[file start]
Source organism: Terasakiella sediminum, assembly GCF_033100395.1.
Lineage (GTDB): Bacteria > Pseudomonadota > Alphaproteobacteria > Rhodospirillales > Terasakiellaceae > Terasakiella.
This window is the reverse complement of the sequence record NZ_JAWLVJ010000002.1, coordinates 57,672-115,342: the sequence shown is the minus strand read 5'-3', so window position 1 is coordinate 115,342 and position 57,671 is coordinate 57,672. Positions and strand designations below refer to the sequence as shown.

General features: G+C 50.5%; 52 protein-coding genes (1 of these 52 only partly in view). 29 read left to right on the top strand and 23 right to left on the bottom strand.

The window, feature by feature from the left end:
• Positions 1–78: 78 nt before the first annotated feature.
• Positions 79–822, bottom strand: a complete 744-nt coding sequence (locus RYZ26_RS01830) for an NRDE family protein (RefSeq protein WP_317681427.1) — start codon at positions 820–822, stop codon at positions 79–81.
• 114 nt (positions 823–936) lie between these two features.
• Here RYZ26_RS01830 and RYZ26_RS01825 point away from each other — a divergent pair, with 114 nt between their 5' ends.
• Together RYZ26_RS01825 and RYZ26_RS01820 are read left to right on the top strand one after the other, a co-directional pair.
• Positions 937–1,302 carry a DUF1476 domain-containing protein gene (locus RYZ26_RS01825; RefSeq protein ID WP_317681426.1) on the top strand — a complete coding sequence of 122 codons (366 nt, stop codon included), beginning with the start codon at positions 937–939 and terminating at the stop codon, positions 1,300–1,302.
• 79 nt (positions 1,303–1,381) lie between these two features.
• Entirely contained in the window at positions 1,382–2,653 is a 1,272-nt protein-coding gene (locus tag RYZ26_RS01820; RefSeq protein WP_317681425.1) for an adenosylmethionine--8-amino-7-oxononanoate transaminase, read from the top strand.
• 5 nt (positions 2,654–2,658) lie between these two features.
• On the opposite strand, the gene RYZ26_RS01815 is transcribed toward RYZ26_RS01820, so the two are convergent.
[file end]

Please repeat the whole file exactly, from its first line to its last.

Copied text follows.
Source organism: Terasakiella sediminum, assembly GCF_033100395.1.
Lineage (GTDB): Bacteria > Pseudomonadota > Alphaproteobacteria > Rhodospirillales > Terasakiellaceae > Terasakiella.
This window is the reverse complement of the sequence record NZ_JAWLVJ010000002.1, coordinates 57,672-115,342: the sequence shown is the minus strand read 5'-3', so window position 1 is coordinate 115,342 and position 57,671 is coordinate 57,672. Positions and strand designations below refer to the sequence as shown.

General features: G+C 50.5%; 52 protein-coding genes (1 of these 52 only partly in view). 29 read left to right on the top strand and 23 right to left on the bottom strand.

The window, feature by feature from the left end:
• Positions 1–78: 78 nt before the first annotated feature.
• Positions 79–822, bottom strand: a complete 744-nt coding sequence (locus RYZ26_RS01830) for an NRDE family protein (RefSeq protein WP_317681427.1) — start codon at positions 820–822, stop codon at positions 79–81.
• 114 nt (positions 823–936) lie between these two features.
• Here RYZ26_RS01830 and RYZ26_RS01825 point away from each other — a divergent pair, with 114 nt between their 5' ends.
• Together RYZ26_RS01825 and RYZ26_RS01820 are read left to right on the top strand one after the other, a co-directional pair.
• Positions 937–1,302 carry a DUF1476 domain-containing protein gene (locus RYZ26_RS01825; RefSeq protein ID WP_317681426.1) on the top strand — a complete coding sequence of 122 codons (366 nt, stop codon included), beginning with the start codon at positions 937–939 and terminating at the stop codon, positions 1,300–1,302.
• 79 nt (positions 1,303–1,381) lie between these two features.
• Entirely contained in the window at positions 1,382–2,653 is a 1,272-nt protein-coding gene (locus tag RYZ26_RS01820; RefSeq protein WP_317681425.1) for an adenosylmethionine--8-amino-7-oxononanoate transaminase, read from the top strand.
• 5 nt (positions 2,654–2,658) lie between these two features.
• On the opposite strand, the gene RYZ26_RS01815 is transcribed toward RYZ26_RS01820, so the two are convergent.